Archduke John's idea

As early as 31 January 1809 John communicated his plans in a letter to his brother, Emperor Franz I.. He wanted to build a museum from the "collections given by me", whereby "to promote the education of the youth of Styria" was his clearly expressed intention.

Originally, the project was to be implemented in Innsbruck, but this was not possible for political reasons. On the other hand, John was already looking for a house in Graz in 1808 to house his library and other valuable collections. 

In 1811, Archduke John's revolutionary idea of combining a scientific and technical educational institution with a museum became reality in Graz.

The Lesliehof in what is now Raubergasse 10 in Graz - a palace built by the Graubünden architect Domenico Sciassia in the 1670s as a monastery courtyard for the monastery of St. Lambrecht - was chosen as the location. The Styrian estates acquired the building from Prince Dietrichstein and handed it over to Archduke John.

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It started with a lot of nature in this main house

John's preferences lay in the natural sciences. His private collection with several thousand mineral specimens formed the basis for the mineral collection. Friederich Mohs was the first professor of mineralogy and also the first curator of the collection.

His successor Matthias Joseph Anker expanded the collection and produced one of the first of its kind in Europe with his geological map of Styria.

The botanical collection, including the garden, was the Joanneum's second scientific pillar. In the chemical laboratory, the professor of botany, Lorenz Chrysant Edler von Vest, was also concerned with suggestions for improving the Styrian iron industry. Progress in this field was just as close to the Archduke's heart as the further development of coal mining in western Styria, especially in connection with the emerging railway system.

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The Botanical Garden at the Joanneum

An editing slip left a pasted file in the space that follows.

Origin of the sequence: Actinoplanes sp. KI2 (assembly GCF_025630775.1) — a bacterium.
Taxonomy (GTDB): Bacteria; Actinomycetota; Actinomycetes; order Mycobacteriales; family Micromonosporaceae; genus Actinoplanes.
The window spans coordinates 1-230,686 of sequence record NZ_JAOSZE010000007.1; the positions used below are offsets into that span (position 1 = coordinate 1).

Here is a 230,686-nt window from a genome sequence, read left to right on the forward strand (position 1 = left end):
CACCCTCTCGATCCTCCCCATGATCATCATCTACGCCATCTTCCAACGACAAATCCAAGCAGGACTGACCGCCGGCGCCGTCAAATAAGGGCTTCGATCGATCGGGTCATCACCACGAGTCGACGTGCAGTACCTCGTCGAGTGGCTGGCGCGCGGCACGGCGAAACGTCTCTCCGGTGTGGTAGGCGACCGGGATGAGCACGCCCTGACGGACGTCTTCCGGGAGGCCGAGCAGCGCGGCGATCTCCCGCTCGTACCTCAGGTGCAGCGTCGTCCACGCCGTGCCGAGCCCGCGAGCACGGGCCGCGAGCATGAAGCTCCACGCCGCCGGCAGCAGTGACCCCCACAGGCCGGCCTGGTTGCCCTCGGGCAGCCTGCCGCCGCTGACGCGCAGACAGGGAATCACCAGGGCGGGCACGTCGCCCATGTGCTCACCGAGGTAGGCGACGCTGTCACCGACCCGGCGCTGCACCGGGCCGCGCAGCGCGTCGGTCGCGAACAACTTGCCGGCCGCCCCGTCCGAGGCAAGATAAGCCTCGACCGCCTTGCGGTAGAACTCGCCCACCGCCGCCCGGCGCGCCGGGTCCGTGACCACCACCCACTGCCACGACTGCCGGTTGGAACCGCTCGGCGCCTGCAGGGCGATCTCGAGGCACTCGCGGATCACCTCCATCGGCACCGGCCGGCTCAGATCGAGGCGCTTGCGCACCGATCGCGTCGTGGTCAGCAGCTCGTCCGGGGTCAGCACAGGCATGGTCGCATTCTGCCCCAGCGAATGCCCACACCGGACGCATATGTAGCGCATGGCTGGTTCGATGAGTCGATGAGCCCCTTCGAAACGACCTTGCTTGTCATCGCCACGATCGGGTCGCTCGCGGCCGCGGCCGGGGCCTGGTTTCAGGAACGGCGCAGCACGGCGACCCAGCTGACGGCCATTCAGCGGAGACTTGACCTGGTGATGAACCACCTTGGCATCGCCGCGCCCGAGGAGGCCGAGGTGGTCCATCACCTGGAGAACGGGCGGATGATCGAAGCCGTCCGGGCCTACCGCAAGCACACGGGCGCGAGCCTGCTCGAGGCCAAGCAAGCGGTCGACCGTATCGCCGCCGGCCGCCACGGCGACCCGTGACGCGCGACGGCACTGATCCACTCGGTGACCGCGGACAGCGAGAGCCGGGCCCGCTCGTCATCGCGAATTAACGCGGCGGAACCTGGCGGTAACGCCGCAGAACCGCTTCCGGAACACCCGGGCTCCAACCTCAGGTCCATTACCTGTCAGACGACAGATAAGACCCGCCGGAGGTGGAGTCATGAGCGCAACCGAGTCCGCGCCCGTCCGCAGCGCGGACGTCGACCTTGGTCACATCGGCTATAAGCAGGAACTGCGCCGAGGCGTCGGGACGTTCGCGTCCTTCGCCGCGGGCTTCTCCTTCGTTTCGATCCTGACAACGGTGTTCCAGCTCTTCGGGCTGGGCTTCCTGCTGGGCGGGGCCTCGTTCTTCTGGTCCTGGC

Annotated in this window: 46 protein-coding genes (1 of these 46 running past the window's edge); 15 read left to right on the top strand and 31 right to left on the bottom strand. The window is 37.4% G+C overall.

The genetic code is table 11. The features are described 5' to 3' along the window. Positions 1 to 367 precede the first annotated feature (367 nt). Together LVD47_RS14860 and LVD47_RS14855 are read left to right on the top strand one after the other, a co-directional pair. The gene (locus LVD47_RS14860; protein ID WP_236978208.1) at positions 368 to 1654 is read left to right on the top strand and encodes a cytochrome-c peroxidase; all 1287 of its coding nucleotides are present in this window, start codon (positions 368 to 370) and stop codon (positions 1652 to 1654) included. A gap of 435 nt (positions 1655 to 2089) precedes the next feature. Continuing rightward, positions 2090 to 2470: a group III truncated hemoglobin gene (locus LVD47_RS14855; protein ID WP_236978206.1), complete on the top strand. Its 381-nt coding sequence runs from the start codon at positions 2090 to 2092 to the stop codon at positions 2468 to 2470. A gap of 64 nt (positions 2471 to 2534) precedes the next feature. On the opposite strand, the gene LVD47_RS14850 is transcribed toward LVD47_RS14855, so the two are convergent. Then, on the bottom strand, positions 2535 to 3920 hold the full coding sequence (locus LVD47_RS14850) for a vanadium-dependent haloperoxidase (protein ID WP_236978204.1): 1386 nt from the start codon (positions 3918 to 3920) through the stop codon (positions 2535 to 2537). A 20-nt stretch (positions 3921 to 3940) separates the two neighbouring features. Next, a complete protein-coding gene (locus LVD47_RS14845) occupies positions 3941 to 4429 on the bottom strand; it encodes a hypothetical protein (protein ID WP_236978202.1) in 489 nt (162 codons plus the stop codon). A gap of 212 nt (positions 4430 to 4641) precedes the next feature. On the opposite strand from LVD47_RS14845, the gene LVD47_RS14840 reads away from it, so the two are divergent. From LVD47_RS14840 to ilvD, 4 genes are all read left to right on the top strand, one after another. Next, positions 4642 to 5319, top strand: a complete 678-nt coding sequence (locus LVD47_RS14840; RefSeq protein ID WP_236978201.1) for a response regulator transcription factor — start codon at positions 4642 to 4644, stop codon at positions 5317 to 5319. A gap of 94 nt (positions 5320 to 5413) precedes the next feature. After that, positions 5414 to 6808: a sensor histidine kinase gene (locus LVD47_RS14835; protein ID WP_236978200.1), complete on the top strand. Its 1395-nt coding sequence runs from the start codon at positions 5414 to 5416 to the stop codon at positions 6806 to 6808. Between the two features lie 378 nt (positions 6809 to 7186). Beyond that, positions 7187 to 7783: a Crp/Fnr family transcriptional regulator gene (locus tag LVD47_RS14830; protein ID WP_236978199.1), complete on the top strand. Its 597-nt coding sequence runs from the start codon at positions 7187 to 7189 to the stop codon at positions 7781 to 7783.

From the birth of the Joanneum, the Botanical Garden was an essential part of the natural history collections. This so-called Joanneum Garden had many tasks to fulfil: "Here the teaching of botany, the art of plant care and the dissemination of plants of public utility are united". First and foremost, the garden was a place of instruction and education; the lectures of the professors were well complemented by the illustrative material in the garden.

The relatively small garden plot adjoining the Lesliehof formed the original cell of the garden. It was bordered to the east by the Joanneum building, to the north by today's Landhausgasse, and to the west and south by the Bastei walls with the Neutor building (roughly at today's Neutorgasse and Kalchberggasse respectively).

As early as 24 August 1814, the Estates declared that the enlargement of the Botanical Garden was an absolute necessity. On their initiative, the first major extension of the garden was undertaken the following year. 

From 1823 to 1825 the Ravelin, a fortress building with a mostly triangular ground plan, situated in the moat and somewhat lower than the bastions, was united with the Joanneum Garden. 

A major redesign of the garden began in 1839, when the bastions and city walls were completely demolished and the lower parts of the garden were filled in. The small glacis, characterised by its somewhat lower position, was not completely levelled and planted until 1841, whereby the south-eastern border of the garden extended to today's Radetzkystraße. With this, the Joanneum Garden had reached its maximum extension with an area of around 5 hectares.


Archduke John had very clear ideas about which plants should be cultivated in the garden. He was advised by Leopold Trattinnick, the curator of the imperial and royal Natural History Cabinet in Vienna, and determined in an extensive document drawn up by his own hand which groups of plants should be given priority. 

From the very beginning, the garden served several purposes: It provided illustrative material for teaching, it made plants available for examination by scientists, and it was a place to gain experience in plant culture. The exchange of seeds with other botanical gardens, seed dealers and professional gardeners was of utmost importance.

In 1850, the creation of a living Styrian flora, the "Flora styriaca", was begun. Every plant species found in Styria was to be cultivated in the Joanneum Garden. This was the ambitious goal of this project, which was driven forward primarily by the botanist Josef Maly and the gardener Josef Schneller.

The Joanneumgarten was a popular park with the local city population, but also with strangers - probably especially after it reached its maximum extent and the associated disappearance of construction sites.